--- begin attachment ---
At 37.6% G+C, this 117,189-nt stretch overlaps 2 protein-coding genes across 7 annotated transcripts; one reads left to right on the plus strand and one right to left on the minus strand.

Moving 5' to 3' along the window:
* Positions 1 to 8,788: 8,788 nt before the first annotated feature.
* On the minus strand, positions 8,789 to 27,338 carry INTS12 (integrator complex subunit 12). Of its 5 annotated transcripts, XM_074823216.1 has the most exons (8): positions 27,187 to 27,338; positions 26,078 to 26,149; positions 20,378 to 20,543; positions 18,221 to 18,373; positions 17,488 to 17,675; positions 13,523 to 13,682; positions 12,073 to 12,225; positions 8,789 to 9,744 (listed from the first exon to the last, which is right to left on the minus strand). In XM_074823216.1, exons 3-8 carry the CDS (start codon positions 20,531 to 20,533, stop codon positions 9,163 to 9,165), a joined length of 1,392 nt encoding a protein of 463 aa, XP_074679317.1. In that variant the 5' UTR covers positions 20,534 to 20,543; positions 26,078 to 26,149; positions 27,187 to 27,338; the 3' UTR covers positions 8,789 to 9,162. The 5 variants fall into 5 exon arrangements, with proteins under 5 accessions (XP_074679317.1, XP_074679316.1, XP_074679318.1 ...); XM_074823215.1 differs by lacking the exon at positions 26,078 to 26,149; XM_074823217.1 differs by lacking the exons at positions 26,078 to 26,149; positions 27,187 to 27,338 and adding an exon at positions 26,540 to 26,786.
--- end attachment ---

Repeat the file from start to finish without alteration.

At 37.6% G+C, this 117,189-nt stretch overlaps 2 protein-coding genes across 7 annotated transcripts; one reads left to right on the plus strand and one right to left on the minus strand.

Moving 5' to 3' along the window:
* Positions 1 to 8,788: 8,788 nt before the first annotated feature.
* On the minus strand, positions 8,789 to 27,338 carry INTS12 (integrator complex subunit 12). Of its 5 annotated transcripts, XM_074823216.1 has the most exons (8): positions 27,187 to 27,338; positions 26,078 to 26,149; positions 20,378 to 20,543; positions 18,221 to 18,373; positions 17,488 to 17,675; positions 13,523 to 13,682; positions 12,073 to 12,225; positions 8,789 to 9,744 (listed from the first exon to the last, which is right to left on the minus strand). In XM_074823216.1, exons 3-8 carry the CDS (start codon positions 20,531 to 20,533, stop codon positions 9,163 to 9,165), a joined length of 1,392 nt encoding a protein of 463 aa, XP_074679317.1. In that variant the 5' UTR covers positions 20,534 to 20,543; positions 26,078 to 26,149; positions 27,187 to 27,338; the 3' UTR covers positions 8,789 to 9,162. The 5 variants fall into 5 exon arrangements, with proteins under 5 accessions (XP_074679317.1, XP_074679316.1, XP_074679318.1 ...); XM_074823215.1 differs by lacking the exon at positions 26,078 to 26,149; XM_074823217.1 differs by lacking the exons at positions 26,078 to 26,149; positions 27,187 to 27,338 and adding an exon at positions 26,540 to 26,786.